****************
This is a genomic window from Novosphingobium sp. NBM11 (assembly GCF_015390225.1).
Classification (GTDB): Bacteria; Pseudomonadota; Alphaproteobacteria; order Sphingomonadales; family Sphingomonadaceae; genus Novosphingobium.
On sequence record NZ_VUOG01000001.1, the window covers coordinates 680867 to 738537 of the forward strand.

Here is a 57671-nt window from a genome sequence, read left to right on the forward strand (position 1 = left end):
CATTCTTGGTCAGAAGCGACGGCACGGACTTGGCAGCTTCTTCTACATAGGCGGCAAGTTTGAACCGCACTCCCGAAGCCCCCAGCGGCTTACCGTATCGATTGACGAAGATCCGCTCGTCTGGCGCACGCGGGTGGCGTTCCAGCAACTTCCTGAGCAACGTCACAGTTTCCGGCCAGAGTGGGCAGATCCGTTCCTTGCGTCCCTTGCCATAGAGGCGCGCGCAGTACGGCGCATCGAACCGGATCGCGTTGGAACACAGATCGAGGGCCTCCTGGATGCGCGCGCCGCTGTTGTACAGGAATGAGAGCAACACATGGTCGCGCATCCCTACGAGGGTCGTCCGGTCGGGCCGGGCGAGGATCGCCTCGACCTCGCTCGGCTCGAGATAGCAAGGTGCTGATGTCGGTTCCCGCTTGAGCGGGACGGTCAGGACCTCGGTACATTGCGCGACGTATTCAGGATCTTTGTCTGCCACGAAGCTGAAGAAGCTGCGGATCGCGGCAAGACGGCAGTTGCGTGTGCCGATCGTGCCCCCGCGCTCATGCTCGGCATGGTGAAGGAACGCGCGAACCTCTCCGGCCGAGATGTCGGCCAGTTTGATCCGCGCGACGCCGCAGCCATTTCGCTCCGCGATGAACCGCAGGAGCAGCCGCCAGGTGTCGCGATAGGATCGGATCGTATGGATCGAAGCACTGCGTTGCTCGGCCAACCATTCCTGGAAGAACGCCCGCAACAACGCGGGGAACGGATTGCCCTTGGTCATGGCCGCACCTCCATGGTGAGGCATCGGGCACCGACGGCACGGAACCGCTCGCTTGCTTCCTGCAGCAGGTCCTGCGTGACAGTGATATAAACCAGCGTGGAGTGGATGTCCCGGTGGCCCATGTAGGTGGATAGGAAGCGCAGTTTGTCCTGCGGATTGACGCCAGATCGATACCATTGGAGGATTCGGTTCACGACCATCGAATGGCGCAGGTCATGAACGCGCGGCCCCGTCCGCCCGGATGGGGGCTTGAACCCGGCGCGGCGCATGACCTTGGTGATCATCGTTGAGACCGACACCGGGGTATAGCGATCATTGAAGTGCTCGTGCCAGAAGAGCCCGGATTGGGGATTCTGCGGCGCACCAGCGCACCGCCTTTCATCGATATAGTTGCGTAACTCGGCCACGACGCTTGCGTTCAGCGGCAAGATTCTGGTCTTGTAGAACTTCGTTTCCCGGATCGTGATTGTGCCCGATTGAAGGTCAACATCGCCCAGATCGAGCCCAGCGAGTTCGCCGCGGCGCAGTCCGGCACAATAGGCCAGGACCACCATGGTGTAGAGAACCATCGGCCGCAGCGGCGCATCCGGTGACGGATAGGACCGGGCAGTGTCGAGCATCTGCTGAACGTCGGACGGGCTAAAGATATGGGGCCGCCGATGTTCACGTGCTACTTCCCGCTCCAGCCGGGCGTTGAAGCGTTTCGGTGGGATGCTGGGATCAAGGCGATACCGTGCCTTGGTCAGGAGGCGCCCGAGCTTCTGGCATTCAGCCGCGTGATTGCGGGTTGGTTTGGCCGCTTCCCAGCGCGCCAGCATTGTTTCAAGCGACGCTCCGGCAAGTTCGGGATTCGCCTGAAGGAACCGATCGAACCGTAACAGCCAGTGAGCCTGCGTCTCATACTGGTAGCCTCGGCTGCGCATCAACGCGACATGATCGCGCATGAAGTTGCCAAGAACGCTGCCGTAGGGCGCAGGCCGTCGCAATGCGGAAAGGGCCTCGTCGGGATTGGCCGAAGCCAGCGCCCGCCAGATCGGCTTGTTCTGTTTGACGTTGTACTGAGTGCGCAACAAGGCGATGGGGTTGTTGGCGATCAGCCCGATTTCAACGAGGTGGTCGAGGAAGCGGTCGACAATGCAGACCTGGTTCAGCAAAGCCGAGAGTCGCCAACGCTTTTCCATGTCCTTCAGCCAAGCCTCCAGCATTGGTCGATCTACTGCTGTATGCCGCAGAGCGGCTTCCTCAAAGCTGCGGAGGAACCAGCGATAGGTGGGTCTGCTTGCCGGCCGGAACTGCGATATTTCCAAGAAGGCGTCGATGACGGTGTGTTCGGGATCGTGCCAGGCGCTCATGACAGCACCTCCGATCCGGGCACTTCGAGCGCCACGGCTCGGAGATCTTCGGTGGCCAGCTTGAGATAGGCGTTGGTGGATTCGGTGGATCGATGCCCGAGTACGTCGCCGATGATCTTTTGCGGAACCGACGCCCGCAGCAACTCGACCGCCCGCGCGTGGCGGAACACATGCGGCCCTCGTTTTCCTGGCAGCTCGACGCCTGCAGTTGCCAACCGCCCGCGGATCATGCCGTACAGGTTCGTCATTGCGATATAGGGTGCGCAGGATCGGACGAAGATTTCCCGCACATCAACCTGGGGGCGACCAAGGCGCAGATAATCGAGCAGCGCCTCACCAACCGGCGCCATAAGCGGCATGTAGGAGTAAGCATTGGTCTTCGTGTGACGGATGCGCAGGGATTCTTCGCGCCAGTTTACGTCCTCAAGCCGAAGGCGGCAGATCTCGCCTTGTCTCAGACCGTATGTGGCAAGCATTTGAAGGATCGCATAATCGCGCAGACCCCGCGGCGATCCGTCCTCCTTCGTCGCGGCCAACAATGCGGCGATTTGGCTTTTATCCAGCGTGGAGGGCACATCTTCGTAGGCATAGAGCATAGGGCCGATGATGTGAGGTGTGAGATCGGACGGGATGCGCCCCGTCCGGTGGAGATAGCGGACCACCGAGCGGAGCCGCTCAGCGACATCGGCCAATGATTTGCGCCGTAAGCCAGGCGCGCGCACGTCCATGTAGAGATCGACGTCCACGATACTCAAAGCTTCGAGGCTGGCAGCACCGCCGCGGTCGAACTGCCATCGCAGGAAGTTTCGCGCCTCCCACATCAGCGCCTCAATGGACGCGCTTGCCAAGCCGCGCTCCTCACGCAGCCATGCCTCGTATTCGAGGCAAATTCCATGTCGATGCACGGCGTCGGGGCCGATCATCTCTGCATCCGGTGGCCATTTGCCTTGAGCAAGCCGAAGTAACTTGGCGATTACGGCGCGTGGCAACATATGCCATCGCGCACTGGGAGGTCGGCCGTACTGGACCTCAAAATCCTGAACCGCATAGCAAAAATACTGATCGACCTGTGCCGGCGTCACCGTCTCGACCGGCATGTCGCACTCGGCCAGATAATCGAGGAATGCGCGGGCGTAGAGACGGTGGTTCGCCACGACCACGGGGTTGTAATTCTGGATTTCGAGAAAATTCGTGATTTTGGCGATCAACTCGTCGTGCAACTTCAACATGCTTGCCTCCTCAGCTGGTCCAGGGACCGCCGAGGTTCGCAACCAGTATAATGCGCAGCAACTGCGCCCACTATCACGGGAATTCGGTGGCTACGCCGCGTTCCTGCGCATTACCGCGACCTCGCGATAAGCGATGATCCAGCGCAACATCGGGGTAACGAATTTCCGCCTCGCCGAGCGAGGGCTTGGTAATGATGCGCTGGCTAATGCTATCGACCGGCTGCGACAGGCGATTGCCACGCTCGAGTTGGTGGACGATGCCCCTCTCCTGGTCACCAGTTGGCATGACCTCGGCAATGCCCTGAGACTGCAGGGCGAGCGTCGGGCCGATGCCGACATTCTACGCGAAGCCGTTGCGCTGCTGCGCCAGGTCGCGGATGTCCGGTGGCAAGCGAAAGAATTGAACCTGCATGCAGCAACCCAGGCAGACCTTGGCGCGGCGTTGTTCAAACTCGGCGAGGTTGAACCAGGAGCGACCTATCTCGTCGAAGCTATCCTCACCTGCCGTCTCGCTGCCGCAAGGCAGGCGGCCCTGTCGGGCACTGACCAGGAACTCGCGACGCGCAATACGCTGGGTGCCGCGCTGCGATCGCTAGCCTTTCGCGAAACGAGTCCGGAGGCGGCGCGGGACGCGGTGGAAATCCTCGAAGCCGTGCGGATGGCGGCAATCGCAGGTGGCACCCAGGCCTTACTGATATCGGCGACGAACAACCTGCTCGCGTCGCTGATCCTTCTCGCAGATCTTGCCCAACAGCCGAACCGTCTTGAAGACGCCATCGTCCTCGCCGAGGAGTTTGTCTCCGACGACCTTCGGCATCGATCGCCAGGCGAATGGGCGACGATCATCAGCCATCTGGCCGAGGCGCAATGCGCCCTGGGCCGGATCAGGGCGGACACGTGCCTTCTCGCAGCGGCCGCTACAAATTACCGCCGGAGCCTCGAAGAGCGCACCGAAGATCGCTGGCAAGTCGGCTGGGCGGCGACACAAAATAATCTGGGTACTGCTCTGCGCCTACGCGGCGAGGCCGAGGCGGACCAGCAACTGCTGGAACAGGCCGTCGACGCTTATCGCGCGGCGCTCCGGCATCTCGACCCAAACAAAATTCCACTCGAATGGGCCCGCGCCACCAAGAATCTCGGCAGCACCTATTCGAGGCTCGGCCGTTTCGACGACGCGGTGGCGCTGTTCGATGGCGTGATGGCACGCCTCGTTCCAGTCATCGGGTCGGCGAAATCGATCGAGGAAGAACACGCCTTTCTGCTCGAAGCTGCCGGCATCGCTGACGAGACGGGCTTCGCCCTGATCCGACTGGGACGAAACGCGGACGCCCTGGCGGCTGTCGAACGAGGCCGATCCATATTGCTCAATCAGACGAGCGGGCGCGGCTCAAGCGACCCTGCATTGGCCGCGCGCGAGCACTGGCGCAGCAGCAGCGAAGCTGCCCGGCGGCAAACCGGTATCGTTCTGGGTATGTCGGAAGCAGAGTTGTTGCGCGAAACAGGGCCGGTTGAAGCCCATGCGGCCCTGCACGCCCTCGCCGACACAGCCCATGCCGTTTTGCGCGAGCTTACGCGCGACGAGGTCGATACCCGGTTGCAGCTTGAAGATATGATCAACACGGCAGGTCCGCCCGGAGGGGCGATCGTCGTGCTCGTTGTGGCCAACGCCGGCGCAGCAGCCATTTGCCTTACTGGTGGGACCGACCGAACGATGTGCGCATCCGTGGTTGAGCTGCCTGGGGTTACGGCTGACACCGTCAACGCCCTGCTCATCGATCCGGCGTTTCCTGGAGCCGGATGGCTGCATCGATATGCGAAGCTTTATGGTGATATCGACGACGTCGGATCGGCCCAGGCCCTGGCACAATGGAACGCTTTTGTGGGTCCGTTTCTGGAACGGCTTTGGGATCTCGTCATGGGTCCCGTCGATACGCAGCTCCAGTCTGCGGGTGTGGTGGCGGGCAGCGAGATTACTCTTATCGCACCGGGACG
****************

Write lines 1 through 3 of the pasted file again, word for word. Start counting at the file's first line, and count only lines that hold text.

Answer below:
This is a genomic window from Novosphingobium sp. NBM11 (assembly GCF_015390225.1).
Classification (GTDB): Bacteria; Pseudomonadota; Alphaproteobacteria; order Sphingomonadales; family Sphingomonadaceae; genus Novosphingobium.
On sequence record NZ_VUOG01000001.1, the window covers coordinates 680867 to 738537 of the forward strand.